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Old May 15th, 2004, 03:08 PM   #1
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Consumer/Prosumer 3CCD cameras?

I'm still shopping around for a DV camera for personal use. I've got access to nicer equipment through my university's DV club, but I can't take it into any sort of adverse/uncontrolled conditions, or use it for personal stuff. I'd like to get a 3CCD camera with decent image quality and an external mic connection (hotshoe preferable); I'd really rather avoid bells and whistles. my price ceiling is about $1,000.

So far, options seem to be the Panasionc PV-GS120 and maybe the Sony DCR-TRV950 (I've been told it's available for under $1,000, but I've never seen it for less than $1,400). What seems ideal would be a camera with that Sony's functionality, but without the gimicky Bluetooth and touchscreen menu. Does anyone have experience with either of these cameras, or a similar camera that might fit the bill? I've done a lot of googling but the options for 3CCD cameras under $2,000 seems very limited.

I'm willing to go for a single CCD rig, so long as the image quality is at least reasonable -- this is a casual use thing, but I'd rather be able to get good video out of it.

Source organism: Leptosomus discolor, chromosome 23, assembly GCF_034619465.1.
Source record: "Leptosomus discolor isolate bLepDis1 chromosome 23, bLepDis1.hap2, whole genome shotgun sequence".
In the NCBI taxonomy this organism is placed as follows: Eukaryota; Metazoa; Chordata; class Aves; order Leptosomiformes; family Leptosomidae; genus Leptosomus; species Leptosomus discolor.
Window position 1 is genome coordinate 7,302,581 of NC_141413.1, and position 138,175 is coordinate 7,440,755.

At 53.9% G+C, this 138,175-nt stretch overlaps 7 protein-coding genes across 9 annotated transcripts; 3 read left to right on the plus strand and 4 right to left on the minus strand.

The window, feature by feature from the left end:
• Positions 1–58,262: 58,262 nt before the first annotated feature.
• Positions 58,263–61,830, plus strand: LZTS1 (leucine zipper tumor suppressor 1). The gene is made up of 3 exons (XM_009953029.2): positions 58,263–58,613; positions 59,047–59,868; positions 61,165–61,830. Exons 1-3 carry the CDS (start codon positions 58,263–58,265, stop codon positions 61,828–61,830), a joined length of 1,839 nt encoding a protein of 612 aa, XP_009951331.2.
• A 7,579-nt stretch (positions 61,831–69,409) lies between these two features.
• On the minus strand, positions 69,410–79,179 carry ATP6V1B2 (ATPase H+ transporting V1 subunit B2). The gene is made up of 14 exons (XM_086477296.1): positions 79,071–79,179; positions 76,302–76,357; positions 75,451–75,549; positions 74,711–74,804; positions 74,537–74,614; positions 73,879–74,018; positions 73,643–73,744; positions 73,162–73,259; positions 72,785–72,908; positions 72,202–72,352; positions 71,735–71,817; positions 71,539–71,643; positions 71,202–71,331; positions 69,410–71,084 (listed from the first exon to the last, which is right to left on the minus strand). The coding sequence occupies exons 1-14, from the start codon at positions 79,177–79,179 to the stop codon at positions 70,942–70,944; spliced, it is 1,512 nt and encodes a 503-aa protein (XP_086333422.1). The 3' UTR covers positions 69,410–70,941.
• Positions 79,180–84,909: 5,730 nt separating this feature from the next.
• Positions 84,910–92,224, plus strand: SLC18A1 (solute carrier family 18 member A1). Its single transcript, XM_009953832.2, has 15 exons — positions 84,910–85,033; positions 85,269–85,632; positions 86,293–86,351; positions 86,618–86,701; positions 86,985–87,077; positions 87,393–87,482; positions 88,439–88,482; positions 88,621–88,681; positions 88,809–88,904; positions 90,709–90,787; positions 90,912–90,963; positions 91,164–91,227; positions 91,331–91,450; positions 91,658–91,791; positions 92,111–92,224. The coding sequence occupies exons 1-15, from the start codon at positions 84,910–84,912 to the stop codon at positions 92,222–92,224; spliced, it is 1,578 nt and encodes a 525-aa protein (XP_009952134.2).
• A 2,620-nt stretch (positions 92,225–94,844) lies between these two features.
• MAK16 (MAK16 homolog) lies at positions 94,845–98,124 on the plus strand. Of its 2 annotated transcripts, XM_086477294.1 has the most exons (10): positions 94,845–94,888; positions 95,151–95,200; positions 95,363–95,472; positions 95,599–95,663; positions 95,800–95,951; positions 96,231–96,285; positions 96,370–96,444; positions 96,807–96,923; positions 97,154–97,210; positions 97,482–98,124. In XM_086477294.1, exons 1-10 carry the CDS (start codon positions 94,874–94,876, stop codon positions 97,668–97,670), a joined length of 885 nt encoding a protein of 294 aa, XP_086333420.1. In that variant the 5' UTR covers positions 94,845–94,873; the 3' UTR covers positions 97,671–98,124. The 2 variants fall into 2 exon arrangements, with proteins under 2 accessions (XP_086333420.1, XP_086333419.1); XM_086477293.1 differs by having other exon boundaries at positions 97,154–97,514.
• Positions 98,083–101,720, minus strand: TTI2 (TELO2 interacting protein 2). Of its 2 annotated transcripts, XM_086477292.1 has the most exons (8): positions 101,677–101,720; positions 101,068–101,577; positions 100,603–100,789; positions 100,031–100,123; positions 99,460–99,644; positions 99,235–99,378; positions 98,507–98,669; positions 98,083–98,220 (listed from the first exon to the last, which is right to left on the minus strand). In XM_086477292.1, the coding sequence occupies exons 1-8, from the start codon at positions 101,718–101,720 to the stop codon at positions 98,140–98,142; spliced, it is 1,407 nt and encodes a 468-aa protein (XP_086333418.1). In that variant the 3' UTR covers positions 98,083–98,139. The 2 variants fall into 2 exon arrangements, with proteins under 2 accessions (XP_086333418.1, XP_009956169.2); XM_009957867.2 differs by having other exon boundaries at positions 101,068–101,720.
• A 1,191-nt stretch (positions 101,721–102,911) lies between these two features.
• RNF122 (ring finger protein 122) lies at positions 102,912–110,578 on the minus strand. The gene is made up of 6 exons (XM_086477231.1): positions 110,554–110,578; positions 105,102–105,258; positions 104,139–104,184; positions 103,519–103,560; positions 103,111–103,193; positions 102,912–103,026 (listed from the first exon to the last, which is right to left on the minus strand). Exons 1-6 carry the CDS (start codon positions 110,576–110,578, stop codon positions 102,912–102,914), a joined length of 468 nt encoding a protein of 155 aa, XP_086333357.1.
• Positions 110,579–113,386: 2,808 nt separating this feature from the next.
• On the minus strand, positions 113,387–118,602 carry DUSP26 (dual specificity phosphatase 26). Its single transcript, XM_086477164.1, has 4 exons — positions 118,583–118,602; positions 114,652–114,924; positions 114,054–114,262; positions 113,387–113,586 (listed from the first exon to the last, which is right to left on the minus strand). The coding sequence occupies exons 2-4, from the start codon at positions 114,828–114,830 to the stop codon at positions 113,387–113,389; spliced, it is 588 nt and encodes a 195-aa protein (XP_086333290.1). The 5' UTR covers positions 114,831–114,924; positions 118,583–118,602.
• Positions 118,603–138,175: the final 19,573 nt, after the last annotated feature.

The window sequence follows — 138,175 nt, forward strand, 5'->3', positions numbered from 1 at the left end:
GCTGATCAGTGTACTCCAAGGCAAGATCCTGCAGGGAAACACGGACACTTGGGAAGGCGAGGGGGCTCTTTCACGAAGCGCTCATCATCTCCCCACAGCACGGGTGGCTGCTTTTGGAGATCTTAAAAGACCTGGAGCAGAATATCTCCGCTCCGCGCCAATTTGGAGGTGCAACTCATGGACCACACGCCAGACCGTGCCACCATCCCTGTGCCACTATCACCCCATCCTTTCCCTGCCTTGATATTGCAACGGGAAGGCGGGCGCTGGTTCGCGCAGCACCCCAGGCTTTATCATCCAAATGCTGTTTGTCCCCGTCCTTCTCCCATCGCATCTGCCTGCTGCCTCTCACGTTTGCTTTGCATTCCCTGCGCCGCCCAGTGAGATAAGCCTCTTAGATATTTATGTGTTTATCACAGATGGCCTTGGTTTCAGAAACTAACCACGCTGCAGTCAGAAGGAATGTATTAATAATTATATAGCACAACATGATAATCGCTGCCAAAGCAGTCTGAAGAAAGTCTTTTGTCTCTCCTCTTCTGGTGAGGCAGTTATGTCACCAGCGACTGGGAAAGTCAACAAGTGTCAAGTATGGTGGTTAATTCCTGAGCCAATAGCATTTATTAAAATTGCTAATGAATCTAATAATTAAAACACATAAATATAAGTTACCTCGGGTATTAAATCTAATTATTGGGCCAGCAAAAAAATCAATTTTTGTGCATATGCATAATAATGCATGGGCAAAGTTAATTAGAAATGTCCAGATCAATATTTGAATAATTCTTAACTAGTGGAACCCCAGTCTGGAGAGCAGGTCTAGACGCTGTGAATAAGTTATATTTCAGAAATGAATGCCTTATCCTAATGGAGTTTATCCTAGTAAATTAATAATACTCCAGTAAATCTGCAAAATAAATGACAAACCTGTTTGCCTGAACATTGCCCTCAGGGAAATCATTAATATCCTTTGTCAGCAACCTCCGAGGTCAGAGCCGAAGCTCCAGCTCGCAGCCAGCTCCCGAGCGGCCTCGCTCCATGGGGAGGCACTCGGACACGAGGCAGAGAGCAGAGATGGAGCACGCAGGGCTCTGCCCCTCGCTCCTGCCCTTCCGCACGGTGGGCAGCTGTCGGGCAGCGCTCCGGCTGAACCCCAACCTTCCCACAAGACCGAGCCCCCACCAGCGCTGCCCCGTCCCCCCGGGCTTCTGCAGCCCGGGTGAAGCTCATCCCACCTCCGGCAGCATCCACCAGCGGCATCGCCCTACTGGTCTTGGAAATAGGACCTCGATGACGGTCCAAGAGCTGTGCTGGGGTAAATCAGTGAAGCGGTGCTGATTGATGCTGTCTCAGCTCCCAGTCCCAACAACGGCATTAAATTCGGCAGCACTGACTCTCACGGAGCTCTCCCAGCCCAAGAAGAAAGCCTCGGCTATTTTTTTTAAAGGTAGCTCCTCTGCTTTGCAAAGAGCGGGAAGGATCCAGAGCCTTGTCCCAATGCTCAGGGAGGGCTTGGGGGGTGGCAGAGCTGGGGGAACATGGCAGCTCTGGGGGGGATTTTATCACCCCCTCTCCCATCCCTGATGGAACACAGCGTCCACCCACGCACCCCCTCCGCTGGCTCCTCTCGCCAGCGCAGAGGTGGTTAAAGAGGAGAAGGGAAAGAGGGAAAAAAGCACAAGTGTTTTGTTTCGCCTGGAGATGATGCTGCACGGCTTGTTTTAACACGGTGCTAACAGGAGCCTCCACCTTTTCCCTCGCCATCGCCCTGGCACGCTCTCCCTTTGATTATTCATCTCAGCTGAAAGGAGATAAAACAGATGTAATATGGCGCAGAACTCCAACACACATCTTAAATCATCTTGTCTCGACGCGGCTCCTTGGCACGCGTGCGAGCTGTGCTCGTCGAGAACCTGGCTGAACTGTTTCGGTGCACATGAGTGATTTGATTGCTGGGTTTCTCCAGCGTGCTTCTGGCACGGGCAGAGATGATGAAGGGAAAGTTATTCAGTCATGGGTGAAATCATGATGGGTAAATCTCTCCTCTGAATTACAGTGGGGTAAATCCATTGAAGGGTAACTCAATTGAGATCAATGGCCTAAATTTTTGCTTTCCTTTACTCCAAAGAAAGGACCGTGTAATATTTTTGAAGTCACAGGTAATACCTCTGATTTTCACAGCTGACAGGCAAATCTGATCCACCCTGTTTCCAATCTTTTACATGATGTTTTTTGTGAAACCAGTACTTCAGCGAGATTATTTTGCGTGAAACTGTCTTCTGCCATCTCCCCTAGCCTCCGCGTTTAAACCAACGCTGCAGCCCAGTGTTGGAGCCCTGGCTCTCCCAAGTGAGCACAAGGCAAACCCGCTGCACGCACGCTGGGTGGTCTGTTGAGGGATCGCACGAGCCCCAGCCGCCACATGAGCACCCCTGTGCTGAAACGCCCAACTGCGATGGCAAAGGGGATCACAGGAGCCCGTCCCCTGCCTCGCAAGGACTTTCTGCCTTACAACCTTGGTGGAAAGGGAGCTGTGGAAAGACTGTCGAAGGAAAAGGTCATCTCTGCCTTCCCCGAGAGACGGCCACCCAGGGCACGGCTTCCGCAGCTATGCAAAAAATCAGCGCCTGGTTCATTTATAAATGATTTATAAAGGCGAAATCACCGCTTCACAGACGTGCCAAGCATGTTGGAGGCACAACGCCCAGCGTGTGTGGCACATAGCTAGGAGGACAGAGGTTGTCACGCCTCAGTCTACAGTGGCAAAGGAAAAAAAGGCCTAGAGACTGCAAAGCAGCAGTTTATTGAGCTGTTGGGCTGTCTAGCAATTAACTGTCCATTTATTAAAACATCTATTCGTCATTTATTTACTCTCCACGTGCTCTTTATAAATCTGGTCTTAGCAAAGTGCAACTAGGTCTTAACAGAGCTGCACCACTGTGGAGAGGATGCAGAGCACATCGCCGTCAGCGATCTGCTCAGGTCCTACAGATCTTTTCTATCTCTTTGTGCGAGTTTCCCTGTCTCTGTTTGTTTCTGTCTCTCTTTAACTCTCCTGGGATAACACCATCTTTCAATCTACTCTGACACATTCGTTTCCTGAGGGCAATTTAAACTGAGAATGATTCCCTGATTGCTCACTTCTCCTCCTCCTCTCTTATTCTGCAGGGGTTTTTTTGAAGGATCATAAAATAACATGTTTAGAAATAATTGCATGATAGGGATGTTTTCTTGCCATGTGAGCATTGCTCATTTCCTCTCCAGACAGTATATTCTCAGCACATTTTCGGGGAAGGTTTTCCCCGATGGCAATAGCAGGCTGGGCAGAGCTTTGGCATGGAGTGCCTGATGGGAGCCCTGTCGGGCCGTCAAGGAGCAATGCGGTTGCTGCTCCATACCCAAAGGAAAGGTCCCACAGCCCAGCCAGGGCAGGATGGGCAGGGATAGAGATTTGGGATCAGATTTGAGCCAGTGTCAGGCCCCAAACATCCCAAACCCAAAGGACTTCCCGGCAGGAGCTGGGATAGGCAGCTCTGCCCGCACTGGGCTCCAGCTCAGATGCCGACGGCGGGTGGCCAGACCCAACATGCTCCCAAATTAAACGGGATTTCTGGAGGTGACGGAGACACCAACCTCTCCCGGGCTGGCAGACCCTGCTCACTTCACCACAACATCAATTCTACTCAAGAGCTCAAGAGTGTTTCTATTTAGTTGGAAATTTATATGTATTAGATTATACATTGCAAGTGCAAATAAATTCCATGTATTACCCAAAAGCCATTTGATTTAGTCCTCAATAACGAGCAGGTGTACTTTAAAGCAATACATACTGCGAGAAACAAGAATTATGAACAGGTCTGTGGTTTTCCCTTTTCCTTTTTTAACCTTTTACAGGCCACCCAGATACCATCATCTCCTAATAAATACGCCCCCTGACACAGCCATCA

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Old May 15th, 2004, 04:58 PM   #2
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Try and find a good used TRV-900. 3-CCD, good in low light, reasonably small and fairly rugged (as camcorders go).

You really don't want a hotshoe-only microphone setup. Very limiting. You can only buy microphones from the camera manufacturer. Another bonus for the TRV-900 is that you can control audio level IIRC. That is quite important.
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Old May 15th, 2004, 04:59 PM   #3
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I don't know of any 3 chip cameras under $1,000. I think that Panasonic 953 (is that the right number?) has three 1/6" c hips.
Anyplace that sells a TRV950 for less than around $1400 could be one of those scam places, and I would be very wary of them. If you can find a good, low mileage used TRV900, you might be able to get within your price range.
I think for casual use you might be better off getting a good quality single chip camera.
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Old May 15th, 2004, 11:25 PM   #4
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I would suggest a Canon Optura XI. I have one and love it. I also use a Sony TRV 950 and the image quality of the XI is just as good, based on my experience. The Optura XI is a single chipper and I bought mine locally for $1299. Online they can be had for less but be careful of broadway photo and other scam photo sites.

The XI has a nice lens, excellent 3.5" LCD, and native 16:9 mode as well.
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Old May 16th, 2004, 09:54 AM   #5
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The TRV900 is getting extremely long in the tooth and you run the risk of buying high mileage equipment.

If you are definitely set on a sub $1000 3CCD consumer model then run out and get a Panasonic PV-DV953 (they are selling out fast).